“For the Lord has chosen Zion, He has desired it for His dwelling.” Psalm 132:13
I desire to live with Christ. Here however, the Lord desires my heart for the dwelling He has chosen. This begs the question, “What kind of dwelling does He come to?”
The answer has developed –
When first a Christian, after enduring 5 minutes embarrassed silence with God, not really knowing what to say, time was up.
Then I met John. He opened the Psalms and showed me the delights of digging deeper in Bible study. Now when the Lord came, I would take Him into the sitting room. We would face each other and converse somewhat formally about Him – Adoration, Confession, Thanksgiving, Supplication. I would tell Him about what I had learned and He would show me who He is.
Then I lived in a full on student ministry community. I wonder if the Lord’s encounters with me were like a military briefing room. After the usual pleasantries we would get down to the business of the day, how each person was doing and how the Lord could help their development.
Then the Lord revealed that I was trying to use Him to gain what I wanted. He does not behave this way. He loves us. Thus I began seeking God for His own sake rather than mine. Now we sit and reflect on life from many different angles. We are comfortable with one another. What He reveals overflows into prayer for others. I hope He enjoys our time as I do.
We desire to see the Lord’s fame go to the world, to see God yield His harvest.
Then the land will yield its harvest, and God, our God, will bless us. God will bless us, and all the ends of the earth will fear him. (Psalm67:6-7)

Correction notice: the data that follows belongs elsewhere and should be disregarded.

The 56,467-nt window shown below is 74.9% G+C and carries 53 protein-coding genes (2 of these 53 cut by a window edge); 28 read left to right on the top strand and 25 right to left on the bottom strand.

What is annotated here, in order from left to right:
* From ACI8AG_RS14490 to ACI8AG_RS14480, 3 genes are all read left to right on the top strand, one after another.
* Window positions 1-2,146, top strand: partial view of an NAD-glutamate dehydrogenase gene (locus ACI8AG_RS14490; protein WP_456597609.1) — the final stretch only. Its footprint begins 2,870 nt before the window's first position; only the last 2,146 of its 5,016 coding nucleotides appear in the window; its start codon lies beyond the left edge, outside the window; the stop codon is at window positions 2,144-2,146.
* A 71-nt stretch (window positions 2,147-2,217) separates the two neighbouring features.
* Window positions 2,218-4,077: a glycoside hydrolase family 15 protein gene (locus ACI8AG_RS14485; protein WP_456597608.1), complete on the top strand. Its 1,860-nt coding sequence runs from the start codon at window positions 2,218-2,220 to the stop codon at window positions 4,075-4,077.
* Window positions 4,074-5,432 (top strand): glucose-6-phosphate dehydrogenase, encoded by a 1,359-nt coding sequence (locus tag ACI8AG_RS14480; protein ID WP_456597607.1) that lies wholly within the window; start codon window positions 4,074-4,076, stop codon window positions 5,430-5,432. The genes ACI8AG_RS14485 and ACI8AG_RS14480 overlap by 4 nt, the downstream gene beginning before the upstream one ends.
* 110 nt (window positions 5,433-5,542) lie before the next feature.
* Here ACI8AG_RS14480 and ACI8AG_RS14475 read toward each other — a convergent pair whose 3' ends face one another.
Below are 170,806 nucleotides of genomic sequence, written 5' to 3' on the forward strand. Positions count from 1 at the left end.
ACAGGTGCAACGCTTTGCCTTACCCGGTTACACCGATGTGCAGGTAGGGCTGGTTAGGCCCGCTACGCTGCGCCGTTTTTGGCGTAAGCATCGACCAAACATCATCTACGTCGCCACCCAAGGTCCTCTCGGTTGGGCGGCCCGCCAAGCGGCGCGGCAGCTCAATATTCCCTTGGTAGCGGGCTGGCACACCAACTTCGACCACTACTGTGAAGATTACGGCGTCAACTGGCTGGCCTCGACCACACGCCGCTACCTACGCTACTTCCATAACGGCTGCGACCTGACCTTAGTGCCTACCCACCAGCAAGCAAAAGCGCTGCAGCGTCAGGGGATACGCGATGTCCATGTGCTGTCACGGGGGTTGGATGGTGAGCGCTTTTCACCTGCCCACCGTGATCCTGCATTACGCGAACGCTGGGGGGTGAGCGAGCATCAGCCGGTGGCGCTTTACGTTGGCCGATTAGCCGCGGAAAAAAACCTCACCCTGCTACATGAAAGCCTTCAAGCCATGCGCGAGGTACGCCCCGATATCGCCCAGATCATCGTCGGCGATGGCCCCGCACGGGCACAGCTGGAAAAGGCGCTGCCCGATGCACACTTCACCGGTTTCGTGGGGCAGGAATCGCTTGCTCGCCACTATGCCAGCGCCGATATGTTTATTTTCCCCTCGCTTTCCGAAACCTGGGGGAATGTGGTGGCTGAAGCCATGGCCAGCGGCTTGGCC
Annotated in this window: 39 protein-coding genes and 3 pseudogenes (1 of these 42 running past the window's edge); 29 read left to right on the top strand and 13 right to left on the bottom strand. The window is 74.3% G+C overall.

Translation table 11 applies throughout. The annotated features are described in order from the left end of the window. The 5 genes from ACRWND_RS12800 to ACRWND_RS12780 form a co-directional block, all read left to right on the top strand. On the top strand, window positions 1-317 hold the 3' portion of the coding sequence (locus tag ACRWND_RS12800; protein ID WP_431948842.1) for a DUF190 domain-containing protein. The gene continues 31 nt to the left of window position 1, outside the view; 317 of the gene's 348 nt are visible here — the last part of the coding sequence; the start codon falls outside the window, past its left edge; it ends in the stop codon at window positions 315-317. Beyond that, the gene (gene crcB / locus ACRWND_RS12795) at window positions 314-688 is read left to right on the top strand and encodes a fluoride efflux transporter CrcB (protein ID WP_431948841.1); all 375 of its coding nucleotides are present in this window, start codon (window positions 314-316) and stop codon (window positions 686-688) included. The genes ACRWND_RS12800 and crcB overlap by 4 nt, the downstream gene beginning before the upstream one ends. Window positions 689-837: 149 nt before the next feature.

This skips to the end of a process. It begins with –
May God be gracious to us and bless us and make his face shine upon us, (Psalm67;1)
Great! I want that too! When however, He chooses to answer at a time of His choosing, will I be ready to respond? When He wakes me at 3:00am am I willing to get out of bed and receive that blessing?
that your ways may be known on earth, your salvation among all nations. (Psalm67:2)
I might think of this blessing as a purely personal thing between God and myself. Yet it is precisely such personal blessings that go out to bless His world.
People see and hear how the Lord has worked His ways in us. This demonstrates something living and practical. They are inspired to seek God too. People hear of how the Lord rescued us from challenging situations and they are emboldened to ask Him for their own.
He uses a ripple effect, throwing a pebble into the pond so the waves go out. The wave is with us for a short time, we forget and move on. The Lord however makes the fruit of that personal encounter persist into the lives of others, and beyond to people around them.
Only when we understand Jesus, do we understand life, for He defines it. When we understand Him we are aligned with the One who is the Life.
Jesus was challenged over the validity of his teaching.
“Here you are, appearing as your own witness; your testimony is not valid.” (John 8:13)
His defence was curious. His basis for validity was-
I know where I came from and where I am going. (John 8:14)
It would seem this implies that when I want to be sure of my validity, I need to know where I come from and where I am going. The person who understands such things often appears secure in relationships and free. Yet, Jesus’ statement about the Pharisees holds me back. He says –
“But you have no idea where I come from or where I am going.” (Jn8:15)
The implication is that the focus is not on our own identity, where we come from or where we are going, but on Jesus’ identity.
My testimony is validated as my life becomes more aligned with the Jesus the Way and the Truth and the Life. This alignment occurs as I grow to know Him through making the choices in life that He leads me into and empowers me for through His Spirit. Taking these choices requires a security and freedom not in my own identity, but founded on Jesus love and life.